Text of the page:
Three market leaders to ride out the storm

With lingering concerns about this year's market rally, professional investor Paras Anad prefers to focus on high-quality companies with visible pricing power. Here, he picks three market leaders that should take market share during the downturn and then deliver value when the upturn arrives.

Each week, a professional investor tells MoneyWeek where he'd put his money now. This week: Paras Anand, manager of the F&C European Growth and Income Fund.

Many markets, including equities and bonds, have enjoyed continued gains. Central banks have made it clear they intend to keep monetary conditions relatively easy for the foreseeable future. Further support for share prices has come from companies generating higher than expected profits. That's been driven by firms keeping control over costs and by decent demand from the faster-growing markets.

Concerns linger over both the grounds for, and sustainability of, this year's rally particularly in the equity market. That said, I expect headline economic growth figures to deliver some pleasant surprises as we move into 2010. That does not mean that macroeconomic risk has disappeared entirely, but I believe bonds are at greater risk than equities. That's especially true if we see higher inflation over the next five years than we've seen over the last five. So for the moment, my focus is on high-quality companies with visible pricing power.

With this in mind, I have selected three stocks that fit with my views on how the business environment will develop over the next three to five years. All are strong market leaders that should take market share during this downturn and then deliver value when the upturn arrives.

The first stock is Akzo Nobel (Amsterdam: AKZA), the world-leader in the production of decorative and industrial coatings. It is an attractive business, thanks to the fairly low capital intensity of its production process. Following a major corporate restructuring, which involved selling the healthcare division and combining the existing coatings businesses with ICI's, the firm controls a large number of the top brands in the market.

While there may be some pressure over the medium term from low housing turnover, consumer spending on repairs, maintenance and improvements tends not to be as cyclical. Akzo Nobel will do well as homeowners focus on refurbishing their home rather than moving. And there is more likely upside to come from the synergies and cost savings that should flow from the integration of ICI. The yield is 3.85%.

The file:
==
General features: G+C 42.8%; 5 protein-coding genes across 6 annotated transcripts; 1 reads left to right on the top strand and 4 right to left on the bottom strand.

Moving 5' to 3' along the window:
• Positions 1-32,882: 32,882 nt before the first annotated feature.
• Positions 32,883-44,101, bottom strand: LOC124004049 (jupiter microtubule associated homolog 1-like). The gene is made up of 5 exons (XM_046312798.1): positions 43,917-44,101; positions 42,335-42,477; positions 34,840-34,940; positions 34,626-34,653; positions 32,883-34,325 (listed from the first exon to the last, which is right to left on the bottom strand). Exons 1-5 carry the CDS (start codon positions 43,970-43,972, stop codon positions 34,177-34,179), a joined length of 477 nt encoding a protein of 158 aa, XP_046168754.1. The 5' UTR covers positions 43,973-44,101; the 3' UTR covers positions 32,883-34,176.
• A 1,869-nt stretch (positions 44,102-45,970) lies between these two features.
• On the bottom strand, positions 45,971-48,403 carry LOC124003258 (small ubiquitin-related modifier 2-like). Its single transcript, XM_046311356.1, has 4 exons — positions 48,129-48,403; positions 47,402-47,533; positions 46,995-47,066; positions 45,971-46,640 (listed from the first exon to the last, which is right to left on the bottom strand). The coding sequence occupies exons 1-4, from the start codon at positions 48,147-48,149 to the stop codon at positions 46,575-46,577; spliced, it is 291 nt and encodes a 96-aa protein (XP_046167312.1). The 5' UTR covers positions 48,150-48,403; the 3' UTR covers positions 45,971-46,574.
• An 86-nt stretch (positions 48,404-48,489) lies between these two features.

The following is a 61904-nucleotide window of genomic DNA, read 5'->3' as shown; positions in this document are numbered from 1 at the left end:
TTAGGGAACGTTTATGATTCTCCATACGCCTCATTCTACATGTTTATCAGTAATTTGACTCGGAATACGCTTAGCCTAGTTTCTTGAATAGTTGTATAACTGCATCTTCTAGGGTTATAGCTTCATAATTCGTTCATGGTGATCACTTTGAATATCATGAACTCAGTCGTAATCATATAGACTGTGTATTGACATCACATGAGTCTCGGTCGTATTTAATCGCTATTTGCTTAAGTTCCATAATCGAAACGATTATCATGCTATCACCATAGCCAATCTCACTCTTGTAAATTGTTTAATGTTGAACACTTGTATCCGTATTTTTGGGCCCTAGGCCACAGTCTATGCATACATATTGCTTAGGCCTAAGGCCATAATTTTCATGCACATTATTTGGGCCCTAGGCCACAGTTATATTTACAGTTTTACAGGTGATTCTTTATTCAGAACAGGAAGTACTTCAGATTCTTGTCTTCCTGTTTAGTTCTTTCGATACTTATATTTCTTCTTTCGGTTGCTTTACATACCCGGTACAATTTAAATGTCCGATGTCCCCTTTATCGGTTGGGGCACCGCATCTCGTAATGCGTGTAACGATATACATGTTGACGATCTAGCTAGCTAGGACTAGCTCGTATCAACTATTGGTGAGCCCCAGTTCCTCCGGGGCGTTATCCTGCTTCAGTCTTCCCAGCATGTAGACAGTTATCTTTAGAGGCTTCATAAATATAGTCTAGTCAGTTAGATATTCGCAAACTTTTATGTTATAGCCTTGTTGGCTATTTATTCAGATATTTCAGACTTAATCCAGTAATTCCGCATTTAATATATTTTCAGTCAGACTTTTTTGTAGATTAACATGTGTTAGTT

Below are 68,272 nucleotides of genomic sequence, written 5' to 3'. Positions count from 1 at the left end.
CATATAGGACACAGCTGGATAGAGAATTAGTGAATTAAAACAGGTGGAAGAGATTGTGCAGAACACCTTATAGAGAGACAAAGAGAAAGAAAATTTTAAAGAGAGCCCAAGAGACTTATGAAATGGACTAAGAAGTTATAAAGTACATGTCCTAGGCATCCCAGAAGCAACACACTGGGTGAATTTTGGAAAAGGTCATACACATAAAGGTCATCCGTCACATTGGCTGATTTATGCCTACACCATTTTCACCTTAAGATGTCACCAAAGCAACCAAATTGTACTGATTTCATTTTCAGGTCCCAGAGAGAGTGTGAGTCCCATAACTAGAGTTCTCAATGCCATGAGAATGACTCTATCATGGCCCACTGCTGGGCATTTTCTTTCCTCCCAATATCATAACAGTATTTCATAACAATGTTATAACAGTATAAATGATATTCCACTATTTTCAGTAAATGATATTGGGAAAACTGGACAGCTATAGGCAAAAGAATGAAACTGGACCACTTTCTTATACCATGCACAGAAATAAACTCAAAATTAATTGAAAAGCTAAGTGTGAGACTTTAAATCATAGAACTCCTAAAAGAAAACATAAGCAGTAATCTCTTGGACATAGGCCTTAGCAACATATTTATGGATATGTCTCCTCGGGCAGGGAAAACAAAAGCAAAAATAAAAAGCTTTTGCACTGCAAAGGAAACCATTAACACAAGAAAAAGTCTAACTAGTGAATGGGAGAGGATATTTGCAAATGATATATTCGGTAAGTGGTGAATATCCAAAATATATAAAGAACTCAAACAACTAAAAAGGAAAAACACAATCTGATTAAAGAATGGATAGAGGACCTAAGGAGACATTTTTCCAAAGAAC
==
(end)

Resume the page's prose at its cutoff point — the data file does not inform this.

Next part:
My second pick is Assa Abloy (STO: ASSA-B), the world's leading producer of locks and other security devices for residential, institutional and commercial buildings. Despite tough conditions in the construction industry across most developed global markets, the company has good exposure to infrastructure and housing in emerging markets. It's also at the cutting edge of developments within security technology for more mature markets as security requirements steadily rise. A great market position gives the group strong pricing power, enabling it to generate good cash flow and acquire market share in a challenging business environment. The yield is 2.73%.

My final stock is Unilever (LSE: ULVR). Looking at the company's recent disposals and acquisitions, it seems to be getting better at capital allocation. Furthermore, it has an enviable exposure to developing and emerging market consumers, which will underpin growth for many years. The group seems to be appealing to a wider customer base while maintaining a strong grip on cash flow and continuing to refocus the business. The shares offer great long-term value and a 4.2% yield.

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The stocks Paras Anand likes

12-month high12-month lowNow
Akzo Nobel€47.78€22.39€43.94
Assa AbloySEK134.30SEK69.00SEK132.20
Unilever1,899p1,226p1,831p

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